Yudhishthira – one of the chief protagonists of Bharata war – the harbinger of a new Yuga Dharma - is throwing Svarga into a new challenge – ‘either reform and ensue a new Svarga Dharma or continue without Yudhishthira’; perhaps, this is the point the poet or poets creating the Mahaprashthanika and Svarga Parva want/s to make!
    
But why would Dharma, taking the form of a Dog follow Yudhishthira?
    
The answer is in Mahabharata itself- ‘Only Righteousness follows the body that is thus abandoned by them all.’
     
In Anushashana Parva, Vrihaspati tells Yudhishthira, 'One is born alone, O king, and one dies alone; one crosses alone the difficulties one meets with, and one alone encounters whatever misery falls to one's lot. One has really no companion in these acts. The father, the mother, the brother, the son, the preceptor, kinsmen, relatives, and friends, leaving the dead body as if it were a piece of wood or a clod of earth, after having mourned for only a moment, all turn away from it and proceed to their own concerns. Only Righteousness follows the body that is thus abandoned by them all. Hence, it is plain, that Righteousness is the only friend and that Righteousness only should be sought by all. One endued with righteousness would attain to that high end which is constituted by heaven. If endued with unrighteousness, he goes to Hell. Hence, the man of intelligence should always seek to acquire religious merit through wealth won by lawful means. Piety is the one only friend which creatures have in the world hereafter. Let by cupidity, or stupefaction, or compassion, or fear, one destitute of much knowledge is seen to do improper acts, for the sake of even another, his judgment thus stupefied by cupidity. Piety, wealth and pleasure,--these three constitute the fruit of life. One should acquire these three by means of being free from impropriety and sin. (KMG-Anushashana.111)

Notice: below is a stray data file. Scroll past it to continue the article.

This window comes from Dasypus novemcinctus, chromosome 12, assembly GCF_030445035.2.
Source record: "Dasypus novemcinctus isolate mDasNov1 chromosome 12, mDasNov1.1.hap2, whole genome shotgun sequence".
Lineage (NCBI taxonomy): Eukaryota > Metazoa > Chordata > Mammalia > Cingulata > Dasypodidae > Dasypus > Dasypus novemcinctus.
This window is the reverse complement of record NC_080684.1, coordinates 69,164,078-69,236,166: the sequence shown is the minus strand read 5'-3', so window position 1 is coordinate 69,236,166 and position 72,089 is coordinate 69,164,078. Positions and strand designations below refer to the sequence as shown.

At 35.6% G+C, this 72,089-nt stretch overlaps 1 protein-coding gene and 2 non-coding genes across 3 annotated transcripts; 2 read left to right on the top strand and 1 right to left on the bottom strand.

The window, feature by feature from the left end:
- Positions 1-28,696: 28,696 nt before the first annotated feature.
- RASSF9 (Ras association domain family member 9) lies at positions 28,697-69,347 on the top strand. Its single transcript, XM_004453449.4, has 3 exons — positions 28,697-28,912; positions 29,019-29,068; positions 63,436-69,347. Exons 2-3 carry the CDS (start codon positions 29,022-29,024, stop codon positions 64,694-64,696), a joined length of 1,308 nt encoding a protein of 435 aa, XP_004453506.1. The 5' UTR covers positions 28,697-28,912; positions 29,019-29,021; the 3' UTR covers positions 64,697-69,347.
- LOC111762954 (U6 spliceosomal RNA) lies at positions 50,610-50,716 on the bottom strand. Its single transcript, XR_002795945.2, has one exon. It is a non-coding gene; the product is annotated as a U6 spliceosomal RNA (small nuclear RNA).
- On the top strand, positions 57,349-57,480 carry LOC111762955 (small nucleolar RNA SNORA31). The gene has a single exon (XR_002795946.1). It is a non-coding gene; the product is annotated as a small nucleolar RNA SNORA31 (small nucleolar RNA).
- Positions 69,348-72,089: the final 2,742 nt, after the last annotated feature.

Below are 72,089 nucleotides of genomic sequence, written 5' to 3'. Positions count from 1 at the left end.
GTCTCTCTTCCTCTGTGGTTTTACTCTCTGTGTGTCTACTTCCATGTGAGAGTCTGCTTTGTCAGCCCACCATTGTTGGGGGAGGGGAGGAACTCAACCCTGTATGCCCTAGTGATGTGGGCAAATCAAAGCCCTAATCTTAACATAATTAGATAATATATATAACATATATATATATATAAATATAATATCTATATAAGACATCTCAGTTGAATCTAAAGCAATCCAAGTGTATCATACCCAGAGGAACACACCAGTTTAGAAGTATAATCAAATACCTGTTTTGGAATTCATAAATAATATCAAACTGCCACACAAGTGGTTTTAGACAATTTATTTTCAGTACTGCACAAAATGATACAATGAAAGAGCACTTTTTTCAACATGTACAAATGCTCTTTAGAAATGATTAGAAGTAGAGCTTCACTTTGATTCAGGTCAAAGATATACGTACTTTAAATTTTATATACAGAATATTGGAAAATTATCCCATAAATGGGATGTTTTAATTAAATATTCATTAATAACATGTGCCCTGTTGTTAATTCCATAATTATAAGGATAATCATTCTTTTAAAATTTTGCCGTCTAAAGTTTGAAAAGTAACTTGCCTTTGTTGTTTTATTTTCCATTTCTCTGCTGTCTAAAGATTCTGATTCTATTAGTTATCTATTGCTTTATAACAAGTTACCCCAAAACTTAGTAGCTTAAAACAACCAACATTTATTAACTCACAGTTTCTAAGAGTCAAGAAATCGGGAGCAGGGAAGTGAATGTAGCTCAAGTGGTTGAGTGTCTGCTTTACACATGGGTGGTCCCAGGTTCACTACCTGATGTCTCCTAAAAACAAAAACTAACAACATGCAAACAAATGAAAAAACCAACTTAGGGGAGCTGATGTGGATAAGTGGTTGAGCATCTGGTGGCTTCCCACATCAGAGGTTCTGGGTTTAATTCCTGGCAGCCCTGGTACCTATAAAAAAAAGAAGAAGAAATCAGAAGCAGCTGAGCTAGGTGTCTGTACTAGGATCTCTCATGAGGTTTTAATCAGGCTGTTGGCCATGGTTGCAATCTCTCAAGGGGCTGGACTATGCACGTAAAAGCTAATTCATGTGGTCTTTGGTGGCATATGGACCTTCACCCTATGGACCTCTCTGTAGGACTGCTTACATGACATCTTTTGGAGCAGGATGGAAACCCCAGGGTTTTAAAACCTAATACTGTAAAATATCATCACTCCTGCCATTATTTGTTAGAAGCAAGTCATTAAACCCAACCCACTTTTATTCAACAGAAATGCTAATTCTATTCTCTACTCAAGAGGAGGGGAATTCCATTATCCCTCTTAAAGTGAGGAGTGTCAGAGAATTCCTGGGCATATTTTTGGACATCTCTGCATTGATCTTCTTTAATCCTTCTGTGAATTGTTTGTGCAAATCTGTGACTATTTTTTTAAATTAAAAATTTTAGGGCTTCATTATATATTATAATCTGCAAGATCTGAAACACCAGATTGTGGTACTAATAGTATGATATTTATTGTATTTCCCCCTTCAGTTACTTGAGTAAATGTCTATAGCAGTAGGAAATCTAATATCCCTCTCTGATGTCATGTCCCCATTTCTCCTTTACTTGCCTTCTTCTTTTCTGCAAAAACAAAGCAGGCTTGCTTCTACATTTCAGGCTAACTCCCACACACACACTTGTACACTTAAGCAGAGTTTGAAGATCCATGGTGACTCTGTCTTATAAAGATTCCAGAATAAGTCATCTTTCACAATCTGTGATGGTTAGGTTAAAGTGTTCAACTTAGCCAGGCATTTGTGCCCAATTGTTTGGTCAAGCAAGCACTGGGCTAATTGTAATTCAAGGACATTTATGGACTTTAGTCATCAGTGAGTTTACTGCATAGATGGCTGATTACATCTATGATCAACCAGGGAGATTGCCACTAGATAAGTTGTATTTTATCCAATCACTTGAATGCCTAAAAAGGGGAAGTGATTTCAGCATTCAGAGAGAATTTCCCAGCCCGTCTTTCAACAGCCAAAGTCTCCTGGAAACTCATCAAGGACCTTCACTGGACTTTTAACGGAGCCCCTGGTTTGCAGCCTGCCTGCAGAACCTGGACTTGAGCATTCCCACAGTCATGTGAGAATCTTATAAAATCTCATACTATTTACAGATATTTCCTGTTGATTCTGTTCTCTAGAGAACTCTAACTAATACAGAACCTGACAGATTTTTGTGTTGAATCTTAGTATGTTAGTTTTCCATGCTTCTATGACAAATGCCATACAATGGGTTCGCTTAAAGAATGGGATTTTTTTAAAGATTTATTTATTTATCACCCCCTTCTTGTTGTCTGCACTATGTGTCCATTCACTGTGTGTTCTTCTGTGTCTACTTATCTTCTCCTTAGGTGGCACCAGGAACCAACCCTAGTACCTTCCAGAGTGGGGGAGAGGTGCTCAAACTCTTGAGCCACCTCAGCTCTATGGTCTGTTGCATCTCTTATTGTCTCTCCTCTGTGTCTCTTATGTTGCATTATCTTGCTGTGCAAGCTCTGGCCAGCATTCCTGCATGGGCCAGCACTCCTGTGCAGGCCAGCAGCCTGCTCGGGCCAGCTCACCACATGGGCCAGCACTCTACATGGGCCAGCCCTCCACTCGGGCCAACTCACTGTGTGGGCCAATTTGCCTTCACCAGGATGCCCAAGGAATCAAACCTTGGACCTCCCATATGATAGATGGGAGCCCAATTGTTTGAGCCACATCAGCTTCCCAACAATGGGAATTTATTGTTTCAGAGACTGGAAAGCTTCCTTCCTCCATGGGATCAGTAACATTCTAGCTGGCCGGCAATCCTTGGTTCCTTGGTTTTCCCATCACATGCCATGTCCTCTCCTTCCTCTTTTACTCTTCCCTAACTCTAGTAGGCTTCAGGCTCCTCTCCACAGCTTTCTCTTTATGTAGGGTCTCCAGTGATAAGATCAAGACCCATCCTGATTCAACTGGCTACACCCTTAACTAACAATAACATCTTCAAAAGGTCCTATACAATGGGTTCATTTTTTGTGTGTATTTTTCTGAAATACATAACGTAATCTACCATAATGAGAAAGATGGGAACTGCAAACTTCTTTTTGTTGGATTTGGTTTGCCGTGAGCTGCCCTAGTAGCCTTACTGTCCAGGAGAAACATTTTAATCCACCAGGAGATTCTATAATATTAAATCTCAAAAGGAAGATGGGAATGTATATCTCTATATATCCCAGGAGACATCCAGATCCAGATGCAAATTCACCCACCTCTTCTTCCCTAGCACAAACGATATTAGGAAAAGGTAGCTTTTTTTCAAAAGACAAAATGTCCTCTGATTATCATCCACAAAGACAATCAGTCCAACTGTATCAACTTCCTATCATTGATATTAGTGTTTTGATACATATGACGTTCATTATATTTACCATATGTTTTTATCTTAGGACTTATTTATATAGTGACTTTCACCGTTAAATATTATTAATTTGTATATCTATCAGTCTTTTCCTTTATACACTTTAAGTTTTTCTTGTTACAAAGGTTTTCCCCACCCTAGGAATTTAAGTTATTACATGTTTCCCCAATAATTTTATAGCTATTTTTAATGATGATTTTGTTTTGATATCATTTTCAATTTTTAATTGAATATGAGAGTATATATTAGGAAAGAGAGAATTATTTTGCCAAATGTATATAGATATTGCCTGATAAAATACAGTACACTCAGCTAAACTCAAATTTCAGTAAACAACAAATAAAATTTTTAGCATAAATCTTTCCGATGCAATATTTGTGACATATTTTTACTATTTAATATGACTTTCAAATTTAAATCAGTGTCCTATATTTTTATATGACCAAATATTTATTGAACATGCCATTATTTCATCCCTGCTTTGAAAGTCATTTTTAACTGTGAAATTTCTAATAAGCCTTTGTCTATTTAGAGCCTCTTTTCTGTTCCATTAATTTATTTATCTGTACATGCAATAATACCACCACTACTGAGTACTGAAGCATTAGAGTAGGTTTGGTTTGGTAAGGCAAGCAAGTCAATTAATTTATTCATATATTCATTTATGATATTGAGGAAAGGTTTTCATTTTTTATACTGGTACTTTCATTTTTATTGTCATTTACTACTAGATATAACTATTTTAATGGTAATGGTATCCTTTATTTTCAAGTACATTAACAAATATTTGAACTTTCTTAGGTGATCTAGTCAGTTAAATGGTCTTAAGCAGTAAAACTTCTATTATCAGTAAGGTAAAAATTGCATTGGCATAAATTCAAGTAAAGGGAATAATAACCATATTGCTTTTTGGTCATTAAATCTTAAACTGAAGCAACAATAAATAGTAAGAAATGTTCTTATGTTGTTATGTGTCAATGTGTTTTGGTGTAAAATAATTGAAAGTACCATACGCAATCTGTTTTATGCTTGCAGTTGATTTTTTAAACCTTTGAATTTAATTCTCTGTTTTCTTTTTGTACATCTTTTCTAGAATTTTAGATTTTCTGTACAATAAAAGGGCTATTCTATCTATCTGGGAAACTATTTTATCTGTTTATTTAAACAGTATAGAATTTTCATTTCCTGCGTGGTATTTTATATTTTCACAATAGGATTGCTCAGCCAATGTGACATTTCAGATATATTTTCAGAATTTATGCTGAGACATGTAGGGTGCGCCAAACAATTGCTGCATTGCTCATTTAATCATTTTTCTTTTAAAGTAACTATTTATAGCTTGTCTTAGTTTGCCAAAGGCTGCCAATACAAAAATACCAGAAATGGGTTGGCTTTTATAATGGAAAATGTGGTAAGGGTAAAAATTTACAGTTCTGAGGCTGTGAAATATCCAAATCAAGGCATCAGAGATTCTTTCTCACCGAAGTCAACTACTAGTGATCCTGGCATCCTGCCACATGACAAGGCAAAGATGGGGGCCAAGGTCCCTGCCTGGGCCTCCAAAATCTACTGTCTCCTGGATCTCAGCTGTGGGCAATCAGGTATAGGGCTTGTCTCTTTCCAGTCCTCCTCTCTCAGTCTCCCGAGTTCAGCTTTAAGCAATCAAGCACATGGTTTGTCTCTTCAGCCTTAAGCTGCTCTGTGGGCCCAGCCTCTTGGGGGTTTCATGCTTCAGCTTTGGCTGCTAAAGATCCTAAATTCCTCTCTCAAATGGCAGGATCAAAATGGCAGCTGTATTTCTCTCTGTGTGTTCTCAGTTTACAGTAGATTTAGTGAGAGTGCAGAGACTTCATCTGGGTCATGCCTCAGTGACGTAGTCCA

That Yudhishthira would be followed by dharma is pre-ordained then. But, dharma following as a Dog! Perhaps, even Yudhishthira could not have imagined that. Or is it, that Yudhishthira with his superior intelligence sense something un-normal in the way the Dog follows him? This is probable, because a dog of the plains cannot survive in such altitude of the Himalayas. And is it for this reason that he has been examining the true identity of Indra, as much Indra has been examining him?
    
Another enlightening meaning of ‘Dog’ is offered by Sri Aurovindo. In his ‘The Secret of the Veda’ he writes about Sarama, Indra’s Dog –

‘There is a verse, I.104.5, which does not mention her name, nor is the hymn itself about the Angirases or Panis, yet the line describes accurately enough the part attributed to her in the Veda:—“When this guide became visible, she went, knowing, towards the seat that is as if the home of the Dasyu,” prati yat sy? ni?ha?adars? dasyor, oko na accha?sadanam? ja?ati?ga?t. These are the two essential characteristics of Sarama; the knowledge comes to her beforehand, before vision, springs up instinctively at the least indication and with that knowledge she guides the rest of the faculties and divine powers that seek. And she leads to that seat, sadanam, the home of the Destroyers, which is at the other pole of existence to the seat of the Truth, sadanam r.tasya, in the cave or secret place of darkness, guh?y?m, just as the home of the gods is in the cave or secrecy of light. In other words, she is a power descended from the superconscient Truth which leads us to the light that is hidden in ourselves, in the subconscient. All these characteristics apply exactly to the intuition.’(Chapter XX; The Hound of Heaven; Page-212)